Kenny and I come up from the field, following the path in single file. Although I am fifteen feet ahead of him, anyone watching us from the stands can see Kenny’s chipped, ice-white helmet a full head above my own.
The path runs straight as a plumb-line, worn smooth by the feet of victors and baked brick-hard by August, to the outer reaches of Davis-Wade Stadium, where the path leads out in the barren, dirty campus, worn so by feet marching victorious in fading precision, all the teams to have won here, all of them marching on to other wins in other places, and here us walking slow over the same ground, though all is different now.
The stadium is of concrete and new-construction, with the detritus of the old lacquered over by a new-money veneer. The high stands lean in empty now and shimmer dilapidation in the sunlight. When we reach the gate I turn and follow the path which circles the stadium. Kenny, fifteen feet behind me, looking straight ahead, steps in a single stride out into the campus. Still staring straight ahead, his pale eyes like wood set into his wooden face, he crosses to the bus in four strides with rigid gravity.
The bus stands beside the stadium, most of the team already aboard, engine idling. Kenny stands beside the bus’s door, takes a drink from a water bottle. I pass him and board the bus, beginning to hear Kevin’s saw.
I stand at the front of the bus, but he has quit sawing. Standing in a litter of chips beside the bus, he is fitting two of the boards together. Between the shadow spaces they are yellow as gold, like soft gold, bearing on their flanks in smooth undulations the marks of the adze blade: a good coach, Kevin is. He holds the two planks on the trestle, fitted along the edges in a quarter of the finished box. He kneels and squints along the edge of them, then he lowers them and takes up the adze. A good coach. The Aggie Defense could not want a better one, a better box to lie in. It will give them confidence and comfort. I go on into the bus, followed by the
Chuck. Chuck. Chuck.
of the adze.
It’s because he stays out there, right under the window, hammering and sawing on that damned box. Where they got to see him. Where every breath they draw is full of his knocking and sawing where they can see him saying See. See what a good one I am making for you.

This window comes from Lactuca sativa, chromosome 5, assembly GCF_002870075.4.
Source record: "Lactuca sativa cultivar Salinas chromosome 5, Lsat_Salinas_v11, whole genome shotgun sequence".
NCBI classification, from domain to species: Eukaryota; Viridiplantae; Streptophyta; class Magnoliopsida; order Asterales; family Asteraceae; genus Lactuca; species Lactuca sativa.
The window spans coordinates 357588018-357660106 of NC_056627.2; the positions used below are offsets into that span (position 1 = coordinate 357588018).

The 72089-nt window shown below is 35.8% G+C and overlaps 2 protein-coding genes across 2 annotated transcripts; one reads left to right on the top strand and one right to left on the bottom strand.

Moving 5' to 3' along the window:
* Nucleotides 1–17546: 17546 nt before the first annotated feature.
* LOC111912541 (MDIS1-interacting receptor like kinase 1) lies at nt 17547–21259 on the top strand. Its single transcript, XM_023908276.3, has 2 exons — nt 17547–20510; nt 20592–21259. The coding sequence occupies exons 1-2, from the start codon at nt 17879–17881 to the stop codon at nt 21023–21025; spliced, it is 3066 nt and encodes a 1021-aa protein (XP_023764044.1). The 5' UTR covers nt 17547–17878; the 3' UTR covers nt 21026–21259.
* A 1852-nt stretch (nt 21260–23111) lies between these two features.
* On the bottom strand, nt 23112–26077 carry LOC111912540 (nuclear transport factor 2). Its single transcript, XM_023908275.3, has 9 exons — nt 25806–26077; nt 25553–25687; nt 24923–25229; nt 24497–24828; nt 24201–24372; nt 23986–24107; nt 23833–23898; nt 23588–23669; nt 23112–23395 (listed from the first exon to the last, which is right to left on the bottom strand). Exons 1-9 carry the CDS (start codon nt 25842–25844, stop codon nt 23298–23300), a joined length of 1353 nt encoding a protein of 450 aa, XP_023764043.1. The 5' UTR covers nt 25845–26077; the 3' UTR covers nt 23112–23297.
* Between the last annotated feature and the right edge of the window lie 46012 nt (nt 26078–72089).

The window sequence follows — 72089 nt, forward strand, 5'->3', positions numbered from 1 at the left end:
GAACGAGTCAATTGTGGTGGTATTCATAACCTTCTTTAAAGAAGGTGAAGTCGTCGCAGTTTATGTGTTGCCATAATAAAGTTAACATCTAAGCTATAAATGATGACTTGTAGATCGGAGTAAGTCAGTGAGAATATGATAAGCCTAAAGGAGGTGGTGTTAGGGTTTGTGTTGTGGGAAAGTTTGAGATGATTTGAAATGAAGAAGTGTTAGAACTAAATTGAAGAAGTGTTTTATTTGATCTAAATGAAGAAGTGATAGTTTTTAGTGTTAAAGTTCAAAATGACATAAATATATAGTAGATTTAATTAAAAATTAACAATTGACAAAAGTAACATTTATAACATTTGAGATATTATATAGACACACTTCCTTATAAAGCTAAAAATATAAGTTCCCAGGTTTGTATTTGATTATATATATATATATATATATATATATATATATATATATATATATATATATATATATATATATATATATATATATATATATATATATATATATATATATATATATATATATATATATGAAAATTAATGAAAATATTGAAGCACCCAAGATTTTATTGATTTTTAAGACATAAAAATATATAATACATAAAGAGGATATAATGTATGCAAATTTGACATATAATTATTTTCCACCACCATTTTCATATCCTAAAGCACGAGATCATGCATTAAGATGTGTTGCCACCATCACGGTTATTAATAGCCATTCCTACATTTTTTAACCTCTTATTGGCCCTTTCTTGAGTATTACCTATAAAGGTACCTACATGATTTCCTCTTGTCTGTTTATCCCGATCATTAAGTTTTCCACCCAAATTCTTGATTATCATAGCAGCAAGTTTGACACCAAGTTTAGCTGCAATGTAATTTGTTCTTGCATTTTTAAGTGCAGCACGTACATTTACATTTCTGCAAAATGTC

And now the other West teams sitting there, like buzzards. Waiting, fanning themselves. Because I said If you wouldn’t keep on sawing and nailing at it until a man cant sleep even and their hands laying in their laps like them roots dug up and tried to wash and you couldn’t get them clean. I said if you’d just let them alone. Sawing and knocking, and keeping the air always moving so fast on their faces that when you’re tired you can’t breathe it, and that damned adze going One tackle less. One tackle less. One tackle less until every Bulldog fan that passes the bus will have to stop and see it and say what a fine coach he is. If it had just been me when Kenny took that sack and if it had just been me when Kevin called that play and the Bulldog defense fell on him and if it had been my sure hands to have caught that ball and not my alligator arms to miss it, it would not be happening with every bastard in Oktibbeha county coming to stare at them because if there is a Defensive Coordinator what the hell is He for. It would just be me and them in a domed stadium in Atlanta and me catching rocks and running down hill at their faces, picking them up and carrying them in for touchdowns and all until they were quiet and not that damned adze going One tackle less. One tackle less and we could be quiet.
Durn that road. And the Rebels fixing to come to town, too. I can stand here and same as see it with second-sight, a shutting down behind them like a wall, shutting down betwixt them and my given promise. I do the best I can, much as I can get my mind on anything, but durn them boys.
The bus done took us from Starkville to the other city, Columbus, the one we slept in before, and now here on this bridge back to the airport midway between the two, the bus broke down and durn that road, durn them honking horns and maroon flags on passing cars, but not the maroon that’s ourn, some other maroon with some other letters locked on it, and out there aside the bus Kenny’s looking down from the bridge, watching some boys fish from the bank. I stood by him a minute, told him them Rebels won’t be no worsen what we seen today, but he just kept staring while them boys pulled a catfish from the water and left it flopping to die in the dirt, floundering, gasping for the water it won’t get, choking on the air it will, knowing that its not to swim again, not to feel its body move smooth and true in the cold water, not to be what it was meant to be, to only be this new thing, this dead thing, lying here in the dirt, waiting to be skinned and filleted and devoured by those stronger ones. I got back on the bus, knowing we’d be to moving soon, be to driving and then be on the airplane and then be in College Station, where we’d bury the durn box I built and all them with it and then we, those of us left to the work of the season, will look around for what might remain. Durn that road. Them Rebels coming.
My defense is a fish.